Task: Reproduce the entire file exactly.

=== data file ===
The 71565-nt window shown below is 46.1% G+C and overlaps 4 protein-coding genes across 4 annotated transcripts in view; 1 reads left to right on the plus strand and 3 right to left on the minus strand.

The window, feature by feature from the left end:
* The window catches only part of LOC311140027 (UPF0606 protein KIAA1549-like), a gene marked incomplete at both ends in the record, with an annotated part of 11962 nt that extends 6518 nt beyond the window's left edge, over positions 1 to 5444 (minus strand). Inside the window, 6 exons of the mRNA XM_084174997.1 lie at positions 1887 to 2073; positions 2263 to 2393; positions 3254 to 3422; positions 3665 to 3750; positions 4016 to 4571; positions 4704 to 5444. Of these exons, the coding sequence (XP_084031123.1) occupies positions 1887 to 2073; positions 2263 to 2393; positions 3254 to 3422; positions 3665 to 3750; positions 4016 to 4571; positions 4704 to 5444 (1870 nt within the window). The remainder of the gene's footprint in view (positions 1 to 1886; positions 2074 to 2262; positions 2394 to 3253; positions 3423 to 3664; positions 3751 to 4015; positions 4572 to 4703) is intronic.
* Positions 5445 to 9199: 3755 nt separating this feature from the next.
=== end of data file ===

The 71565-nt window shown below is 46.1% G+C and overlaps 4 protein-coding genes across 4 annotated transcripts in view; 1 reads left to right on the plus strand and 3 right to left on the minus strand.

The window, feature by feature from the left end:
* The window catches only part of LOC311140027 (UPF0606 protein KIAA1549-like), a gene marked incomplete at both ends in the record, with an annotated part of 11962 nt that extends 6518 nt beyond the window's left edge, over positions 1 to 5444 (minus strand). Inside the window, 6 exons of the mRNA XM_084174997.1 lie at positions 1887 to 2073; positions 2263 to 2393; positions 3254 to 3422; positions 3665 to 3750; positions 4016 to 4571; positions 4704 to 5444. Of these exons, the coding sequence (XP_084031123.1) occupies positions 1887 to 2073; positions 2263 to 2393; positions 3254 to 3422; positions 3665 to 3750; positions 4016 to 4571; positions 4704 to 5444 (1870 nt within the window). The remainder of the gene's footprint in view (positions 1 to 1886; positions 2074 to 2262; positions 2394 to 3253; positions 3423 to 3664; positions 3751 to 4015; positions 4572 to 4703) is intronic.
* Positions 5445 to 9199: 3755 nt separating this feature from the next.